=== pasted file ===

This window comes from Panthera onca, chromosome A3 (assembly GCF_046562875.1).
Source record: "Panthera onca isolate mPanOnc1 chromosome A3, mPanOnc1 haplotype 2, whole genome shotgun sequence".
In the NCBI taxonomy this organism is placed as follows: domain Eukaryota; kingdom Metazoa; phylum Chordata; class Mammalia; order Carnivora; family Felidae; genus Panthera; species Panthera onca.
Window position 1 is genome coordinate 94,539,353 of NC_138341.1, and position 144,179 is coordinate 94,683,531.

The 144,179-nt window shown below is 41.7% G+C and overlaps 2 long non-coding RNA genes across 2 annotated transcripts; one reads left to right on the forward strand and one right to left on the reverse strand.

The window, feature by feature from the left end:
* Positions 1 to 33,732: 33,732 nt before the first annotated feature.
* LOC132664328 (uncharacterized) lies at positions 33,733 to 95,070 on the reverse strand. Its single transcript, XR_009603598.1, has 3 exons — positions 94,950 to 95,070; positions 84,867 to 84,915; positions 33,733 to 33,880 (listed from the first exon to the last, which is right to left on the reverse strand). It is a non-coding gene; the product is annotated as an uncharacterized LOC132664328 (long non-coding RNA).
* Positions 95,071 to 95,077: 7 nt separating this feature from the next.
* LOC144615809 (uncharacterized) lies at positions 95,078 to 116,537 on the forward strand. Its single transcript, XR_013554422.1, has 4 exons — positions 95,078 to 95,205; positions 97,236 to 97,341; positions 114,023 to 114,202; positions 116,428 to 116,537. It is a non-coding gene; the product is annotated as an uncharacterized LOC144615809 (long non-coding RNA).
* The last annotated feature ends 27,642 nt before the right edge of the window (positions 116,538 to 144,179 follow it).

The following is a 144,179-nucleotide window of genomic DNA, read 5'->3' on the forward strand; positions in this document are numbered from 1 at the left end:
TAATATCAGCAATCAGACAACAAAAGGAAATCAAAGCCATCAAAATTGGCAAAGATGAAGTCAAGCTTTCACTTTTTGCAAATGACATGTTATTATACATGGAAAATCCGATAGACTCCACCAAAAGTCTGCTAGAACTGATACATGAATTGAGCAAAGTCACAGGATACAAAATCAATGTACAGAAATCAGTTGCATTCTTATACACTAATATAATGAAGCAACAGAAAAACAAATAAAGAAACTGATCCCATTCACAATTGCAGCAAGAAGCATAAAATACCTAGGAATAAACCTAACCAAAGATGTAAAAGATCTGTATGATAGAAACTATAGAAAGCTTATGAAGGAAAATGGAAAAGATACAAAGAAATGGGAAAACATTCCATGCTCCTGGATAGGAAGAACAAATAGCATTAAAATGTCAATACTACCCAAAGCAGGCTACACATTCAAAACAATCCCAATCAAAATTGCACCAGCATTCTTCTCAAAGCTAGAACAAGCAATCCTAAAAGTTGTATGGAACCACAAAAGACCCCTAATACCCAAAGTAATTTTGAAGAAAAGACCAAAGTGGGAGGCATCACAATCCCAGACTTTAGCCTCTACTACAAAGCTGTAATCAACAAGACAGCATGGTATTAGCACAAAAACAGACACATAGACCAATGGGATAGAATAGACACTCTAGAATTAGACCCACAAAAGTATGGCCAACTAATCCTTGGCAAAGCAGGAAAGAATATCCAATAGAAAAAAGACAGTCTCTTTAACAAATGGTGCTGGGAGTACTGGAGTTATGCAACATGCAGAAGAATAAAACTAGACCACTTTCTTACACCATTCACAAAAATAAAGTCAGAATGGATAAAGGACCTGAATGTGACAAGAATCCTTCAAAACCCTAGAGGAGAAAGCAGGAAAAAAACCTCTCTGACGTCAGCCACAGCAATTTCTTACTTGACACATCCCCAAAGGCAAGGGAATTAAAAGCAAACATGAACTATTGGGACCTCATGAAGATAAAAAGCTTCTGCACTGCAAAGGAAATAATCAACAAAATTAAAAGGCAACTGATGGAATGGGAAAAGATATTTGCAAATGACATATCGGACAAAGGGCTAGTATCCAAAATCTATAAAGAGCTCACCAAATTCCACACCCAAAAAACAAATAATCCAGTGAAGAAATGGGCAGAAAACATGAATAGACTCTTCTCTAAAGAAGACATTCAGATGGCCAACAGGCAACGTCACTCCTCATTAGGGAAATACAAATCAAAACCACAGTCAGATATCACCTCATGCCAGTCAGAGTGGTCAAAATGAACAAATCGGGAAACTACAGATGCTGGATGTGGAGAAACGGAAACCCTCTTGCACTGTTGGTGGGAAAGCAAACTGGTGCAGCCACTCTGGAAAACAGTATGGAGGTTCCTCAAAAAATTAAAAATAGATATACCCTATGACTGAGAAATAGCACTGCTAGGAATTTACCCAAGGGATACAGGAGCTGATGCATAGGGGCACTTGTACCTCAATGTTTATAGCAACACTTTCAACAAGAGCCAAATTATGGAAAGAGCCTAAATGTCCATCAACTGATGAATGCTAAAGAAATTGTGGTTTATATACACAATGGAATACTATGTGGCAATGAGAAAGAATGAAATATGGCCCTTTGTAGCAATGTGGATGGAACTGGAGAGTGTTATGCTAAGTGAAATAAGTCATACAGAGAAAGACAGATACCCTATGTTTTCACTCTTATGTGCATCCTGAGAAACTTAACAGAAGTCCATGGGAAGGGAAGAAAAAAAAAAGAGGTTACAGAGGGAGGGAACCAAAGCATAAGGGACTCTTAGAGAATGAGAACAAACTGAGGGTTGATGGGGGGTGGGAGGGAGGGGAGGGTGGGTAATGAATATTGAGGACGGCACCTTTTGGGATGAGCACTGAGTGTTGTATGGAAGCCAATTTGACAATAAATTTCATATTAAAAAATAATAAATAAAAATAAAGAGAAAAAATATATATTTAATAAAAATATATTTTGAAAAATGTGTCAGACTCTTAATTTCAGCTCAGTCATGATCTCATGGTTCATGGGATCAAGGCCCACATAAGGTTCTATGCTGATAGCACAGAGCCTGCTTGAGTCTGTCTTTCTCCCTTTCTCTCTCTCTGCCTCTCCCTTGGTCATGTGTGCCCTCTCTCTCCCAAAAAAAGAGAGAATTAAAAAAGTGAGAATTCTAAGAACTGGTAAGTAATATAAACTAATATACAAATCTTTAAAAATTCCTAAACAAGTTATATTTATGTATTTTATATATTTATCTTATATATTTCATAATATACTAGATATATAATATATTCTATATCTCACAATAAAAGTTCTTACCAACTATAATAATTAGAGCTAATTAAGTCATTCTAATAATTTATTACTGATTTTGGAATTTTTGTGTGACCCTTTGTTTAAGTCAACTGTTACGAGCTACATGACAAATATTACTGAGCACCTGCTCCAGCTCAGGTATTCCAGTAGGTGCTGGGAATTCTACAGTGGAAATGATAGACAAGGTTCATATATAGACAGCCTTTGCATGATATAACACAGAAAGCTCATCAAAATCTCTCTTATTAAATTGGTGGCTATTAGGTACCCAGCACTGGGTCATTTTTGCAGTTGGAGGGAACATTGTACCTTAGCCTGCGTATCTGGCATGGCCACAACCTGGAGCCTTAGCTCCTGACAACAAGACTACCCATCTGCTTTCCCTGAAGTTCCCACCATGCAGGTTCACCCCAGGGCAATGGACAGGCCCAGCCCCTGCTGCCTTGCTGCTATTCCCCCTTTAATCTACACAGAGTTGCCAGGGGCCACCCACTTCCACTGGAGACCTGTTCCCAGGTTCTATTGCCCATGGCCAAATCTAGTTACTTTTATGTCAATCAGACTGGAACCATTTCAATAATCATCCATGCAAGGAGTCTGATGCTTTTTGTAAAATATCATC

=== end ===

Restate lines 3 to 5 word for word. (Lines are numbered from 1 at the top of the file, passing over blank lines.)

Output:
In the NCBI taxonomy this organism is placed as follows: domain Eukaryota; kingdom Metazoa; phylum Chordata; class Mammalia; order Carnivora; family Felidae; genus Panthera; species Panthera onca.
Window position 1 is genome coordinate 94,539,353 of NC_138341.1, and position 144,179 is coordinate 94,683,531.

The 144,179-nt window shown below is 41.7% G+C and overlaps 2 long non-coding RNA genes across 2 annotated transcripts; one reads left to right on the forward strand and one right to left on the reverse strand.